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Search Tags: service contracting
The three military department's top acquisition officials say they are each undergoing examinations of their contract spending on services. The goal is to ensure that the current, highly-decentralized service contracting process is serving valid military missions.
Federal spending on services contracts continued a slow downturn last year, according to a new analysis from the Center for Strategic and International Studies. Contract spending on services fell 7 percent -- from $332 billion to $308 billion — between 2011 and 2012. And the downward trend is likely to continue, given budget constraints that are likely to intensify in the coming years, according to David Berteau, senior vice president at the Center for Strategic and International Studies.
The Defense Department is examining all of its contracts as part of the reductions necessary under automatic budget cuts. Reductions to contractors, not civilians, will make up "the majority" of the cost savings.
A group of 26 Democratic senators wrote last week to Defense Secretary Leon Panetta urging the Pentagon to lift an "arbitrary" cap on DoD's civilian workforce, saying contractors hadn't been similarly affected by budget constraints. But the Professional Services Council, an industry group which represents many defense contractors, rebuts the charge that contractors haven't also felt the effects of the current fiscal climate.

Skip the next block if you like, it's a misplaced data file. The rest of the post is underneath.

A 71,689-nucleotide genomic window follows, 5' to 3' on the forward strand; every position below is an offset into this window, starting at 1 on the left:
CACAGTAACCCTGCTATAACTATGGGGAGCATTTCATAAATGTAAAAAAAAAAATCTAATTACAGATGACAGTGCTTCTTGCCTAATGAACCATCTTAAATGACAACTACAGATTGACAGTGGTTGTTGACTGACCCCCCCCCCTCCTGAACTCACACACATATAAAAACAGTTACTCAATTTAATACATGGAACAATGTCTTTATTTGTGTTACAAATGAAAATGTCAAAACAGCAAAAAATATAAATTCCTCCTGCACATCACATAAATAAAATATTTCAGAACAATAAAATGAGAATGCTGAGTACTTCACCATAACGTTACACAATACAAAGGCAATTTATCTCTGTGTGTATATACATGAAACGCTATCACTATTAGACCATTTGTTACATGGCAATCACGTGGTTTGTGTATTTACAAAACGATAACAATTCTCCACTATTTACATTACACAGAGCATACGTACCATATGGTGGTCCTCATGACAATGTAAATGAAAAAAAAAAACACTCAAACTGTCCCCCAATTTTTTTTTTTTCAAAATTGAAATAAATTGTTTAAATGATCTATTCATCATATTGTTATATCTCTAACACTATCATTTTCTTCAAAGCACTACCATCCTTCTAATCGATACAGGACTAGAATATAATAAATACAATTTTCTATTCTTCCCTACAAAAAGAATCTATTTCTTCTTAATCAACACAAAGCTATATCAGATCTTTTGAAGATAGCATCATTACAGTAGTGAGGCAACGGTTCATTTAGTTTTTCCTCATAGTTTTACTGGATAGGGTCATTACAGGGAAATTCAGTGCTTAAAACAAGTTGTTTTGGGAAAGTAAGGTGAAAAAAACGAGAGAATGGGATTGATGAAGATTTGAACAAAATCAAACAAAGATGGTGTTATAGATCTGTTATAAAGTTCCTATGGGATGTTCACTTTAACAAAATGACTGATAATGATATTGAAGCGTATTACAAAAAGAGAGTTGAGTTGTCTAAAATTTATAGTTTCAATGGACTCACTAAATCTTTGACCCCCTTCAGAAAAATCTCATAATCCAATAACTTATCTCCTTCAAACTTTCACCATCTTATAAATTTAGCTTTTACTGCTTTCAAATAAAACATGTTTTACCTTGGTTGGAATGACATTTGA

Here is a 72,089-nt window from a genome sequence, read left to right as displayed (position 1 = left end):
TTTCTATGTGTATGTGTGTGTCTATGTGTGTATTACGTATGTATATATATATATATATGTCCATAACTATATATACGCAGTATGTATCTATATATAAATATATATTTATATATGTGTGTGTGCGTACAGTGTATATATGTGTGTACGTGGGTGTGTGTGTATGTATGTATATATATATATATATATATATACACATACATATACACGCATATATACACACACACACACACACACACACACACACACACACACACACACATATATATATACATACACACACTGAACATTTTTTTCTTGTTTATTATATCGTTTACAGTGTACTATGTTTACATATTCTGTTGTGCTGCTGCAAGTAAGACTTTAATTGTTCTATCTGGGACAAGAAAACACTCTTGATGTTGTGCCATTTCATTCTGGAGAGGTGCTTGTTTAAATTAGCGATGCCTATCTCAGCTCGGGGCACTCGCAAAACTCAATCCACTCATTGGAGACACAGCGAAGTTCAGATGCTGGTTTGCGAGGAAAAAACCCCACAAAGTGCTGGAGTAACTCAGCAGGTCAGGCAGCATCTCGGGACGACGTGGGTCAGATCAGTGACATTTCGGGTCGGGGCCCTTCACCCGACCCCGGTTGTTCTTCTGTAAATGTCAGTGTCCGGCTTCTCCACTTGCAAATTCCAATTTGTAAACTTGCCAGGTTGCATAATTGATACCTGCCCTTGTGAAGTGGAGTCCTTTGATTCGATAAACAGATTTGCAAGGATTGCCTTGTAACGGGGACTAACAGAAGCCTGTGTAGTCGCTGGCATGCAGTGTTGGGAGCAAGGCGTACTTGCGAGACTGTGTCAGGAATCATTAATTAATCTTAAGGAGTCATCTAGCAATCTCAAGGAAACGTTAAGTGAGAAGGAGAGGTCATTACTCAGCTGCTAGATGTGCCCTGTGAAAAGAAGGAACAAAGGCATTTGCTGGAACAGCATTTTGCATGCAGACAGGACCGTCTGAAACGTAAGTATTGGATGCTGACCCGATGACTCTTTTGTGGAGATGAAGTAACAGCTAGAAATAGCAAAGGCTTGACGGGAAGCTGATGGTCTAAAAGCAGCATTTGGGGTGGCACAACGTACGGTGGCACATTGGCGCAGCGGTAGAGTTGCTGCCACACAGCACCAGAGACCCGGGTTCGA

In 2008, Congress mandated the Pentagon to keep an inventory of service contracts and review it annually to make sure government work wasn't being improperly outsourced. But the Government Accountability Office, in a recent report, found a lack of guidance from the top has led to challenges in implementing that requirement.
As part of the annual Defense authorization bill, House lawmakers will take up a provision designed to let federal employees gain experience and share expertise while working temporarily in other agencies.
The Army will soon issue guidance to all of its commands telling them to cut the dollars they spend on service contracts, the service's top contracting official tells Federal News Radio.
The administrator of the Office of Federal Procurement Policy will join the George Washington University Law School as an associate dean. Gordon spent two years at OFPP working on a variety of issues from improving the workforce to reducing the use of high risk contracts to advocating for more collaboration between industry and government.
Little-noticed order makes hiring incumbent workers mandatory
Faced with increasingly tighter federal budgets, agency leaders are getting tougher on contract spending. The Office of Management and Budget announced in March that spending on federal contracting had actually declined for the first time in more than a decade. Also, earlier this month, OMB directed agencies to cut spending on service contracts by 15 percent.